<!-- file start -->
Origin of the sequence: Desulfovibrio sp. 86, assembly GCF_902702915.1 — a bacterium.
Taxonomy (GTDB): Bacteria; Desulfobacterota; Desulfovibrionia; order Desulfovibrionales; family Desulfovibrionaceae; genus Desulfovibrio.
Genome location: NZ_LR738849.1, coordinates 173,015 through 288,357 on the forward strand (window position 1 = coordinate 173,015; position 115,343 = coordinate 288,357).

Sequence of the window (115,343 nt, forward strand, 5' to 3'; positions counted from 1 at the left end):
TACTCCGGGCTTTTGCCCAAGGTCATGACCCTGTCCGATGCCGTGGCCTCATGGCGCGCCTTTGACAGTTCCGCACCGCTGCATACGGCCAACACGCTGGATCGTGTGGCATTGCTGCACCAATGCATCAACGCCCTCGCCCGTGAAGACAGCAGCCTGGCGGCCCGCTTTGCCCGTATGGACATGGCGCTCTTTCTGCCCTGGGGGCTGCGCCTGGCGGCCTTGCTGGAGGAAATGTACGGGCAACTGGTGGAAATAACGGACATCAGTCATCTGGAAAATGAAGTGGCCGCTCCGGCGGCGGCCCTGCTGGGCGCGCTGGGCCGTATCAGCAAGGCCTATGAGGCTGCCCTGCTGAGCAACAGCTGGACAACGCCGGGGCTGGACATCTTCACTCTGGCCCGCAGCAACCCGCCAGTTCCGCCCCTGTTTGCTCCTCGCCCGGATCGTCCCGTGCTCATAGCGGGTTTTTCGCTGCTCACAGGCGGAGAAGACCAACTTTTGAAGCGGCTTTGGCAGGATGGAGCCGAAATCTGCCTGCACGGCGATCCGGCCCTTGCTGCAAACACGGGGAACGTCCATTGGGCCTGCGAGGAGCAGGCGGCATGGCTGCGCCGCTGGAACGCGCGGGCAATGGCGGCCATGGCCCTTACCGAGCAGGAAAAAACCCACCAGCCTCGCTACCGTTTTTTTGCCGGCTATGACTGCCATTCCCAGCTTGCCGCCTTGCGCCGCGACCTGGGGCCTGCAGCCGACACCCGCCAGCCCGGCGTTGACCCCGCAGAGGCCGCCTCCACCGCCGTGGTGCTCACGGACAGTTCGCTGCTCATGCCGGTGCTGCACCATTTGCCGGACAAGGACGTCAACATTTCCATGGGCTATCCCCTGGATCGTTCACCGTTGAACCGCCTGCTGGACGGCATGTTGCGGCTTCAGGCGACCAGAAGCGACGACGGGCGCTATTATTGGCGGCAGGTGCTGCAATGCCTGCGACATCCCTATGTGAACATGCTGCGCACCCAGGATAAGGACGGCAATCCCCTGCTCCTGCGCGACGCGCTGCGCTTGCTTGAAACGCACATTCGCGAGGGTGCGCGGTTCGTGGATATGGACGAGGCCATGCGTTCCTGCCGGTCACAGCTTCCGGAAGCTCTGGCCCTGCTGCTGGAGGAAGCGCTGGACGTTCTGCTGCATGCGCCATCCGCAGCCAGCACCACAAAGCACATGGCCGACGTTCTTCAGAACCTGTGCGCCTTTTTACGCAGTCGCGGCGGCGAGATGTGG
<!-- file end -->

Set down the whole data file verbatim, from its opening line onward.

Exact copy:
Origin of the sequence: Desulfovibrio sp. 86, assembly GCF_902702915.1 — a bacterium.
Taxonomy (GTDB): Bacteria; Desulfobacterota; Desulfovibrionia; order Desulfovibrionales; family Desulfovibrionaceae; genus Desulfovibrio.
Genome location: NZ_LR738849.1, coordinates 173,015 through 288,357 on the forward strand (window position 1 = coordinate 173,015; position 115,343 = coordinate 288,357).

Sequence of the window (115,343 nt, forward strand, 5' to 3'; positions counted from 1 at the left end):
TACTCCGGGCTTTTGCCCAAGGTCATGACCCTGTCCGATGCCGTGGCCTCATGGCGCGCCTTTGACAGTTCCGCACCGCTGCATACGGCCAACACGCTGGATCGTGTGGCATTGCTGCACCAATGCATCAACGCCCTCGCCCGTGAAGACAGCAGCCTGGCGGCCCGCTTTGCCCGTATGGACATGGCGCTCTTTCTGCCCTGGGGGCTGCGCCTGGCGGCCTTGCTGGAGGAAATGTACGGGCAACTGGTGGAAATAACGGACATCAGTCATCTGGAAAATGAAGTGGCCGCTCCGGCGGCGGCCCTGCTGGGCGCGCTGGGCCGTATCAGCAAGGCCTATGAGGCTGCCCTGCTGAGCAACAGCTGGACAACGCCGGGGCTGGACATCTTCACTCTGGCCCGCAGCAACCCGCCAGTTCCGCCCCTGTTTGCTCCTCGCCCGGATCGTCCCGTGCTCATAGCGGGTTTTTCGCTGCTCACAGGCGGAGAAGACCAACTTTTGAAGCGGCTTTGGCAGGATGGAGCCGAAATCTGCCTGCACGGCGATCCGGCCCTTGCTGCAAACACGGGGAACGTCCATTGGGCCTGCGAGGAGCAGGCGGCATGGCTGCGCCGCTGGAACGCGCGGGCAATGGCGGCCATGGCCCTTACCGAGCAGGAAAAAACCCACCAGCCTCGCTACCGTTTTTTTGCCGGCTATGACTGCCATTCCCAGCTTGCCGCCTTGCGCCGCGACCTGGGGCCTGCAGCCGACACCCGCCAGCCCGGCGTTGACCCCGCAGAGGCCGCCTCCACCGCCGTGGTGCTCACGGACAGTTCGCTGCTCATGCCGGTGCTGCACCATTTGCCGGACAAGGACGTCAACATTTCCATGGGCTATCCCCTGGATCGTTCACCGTTGAACCGCCTGCTGGACGGCATGTTGCGGCTTCAGGCGACCAGAAGCGACGACGGGCGCTATTATTGGCGGCAGGTGCTGCAATGCCTGCGACATCCCTATGTGAACATGCTGCGCACCCAGGATAAGGACGGCAATCCCCTGCTCCTGCGCGACGCGCTGCGCTTGCTTGAAACGCACATTCGCGAGGGTGCGCGGTTCGTGGATATGGACGAGGCCATGCGTTCCTGCCGGTCACAGCTTCCGGAAGCTCTGGCCCTGCTGCTGGAGGAAGCGCTGGACGTTCTGCTGCATGCGCCATCCGCAGCCAGCACCACAAAGCACATGGCCGACGTTCTTCAGAACCTGTGCGCCTTTTTACGCAGTCGCGGCGGCGAGATGTGG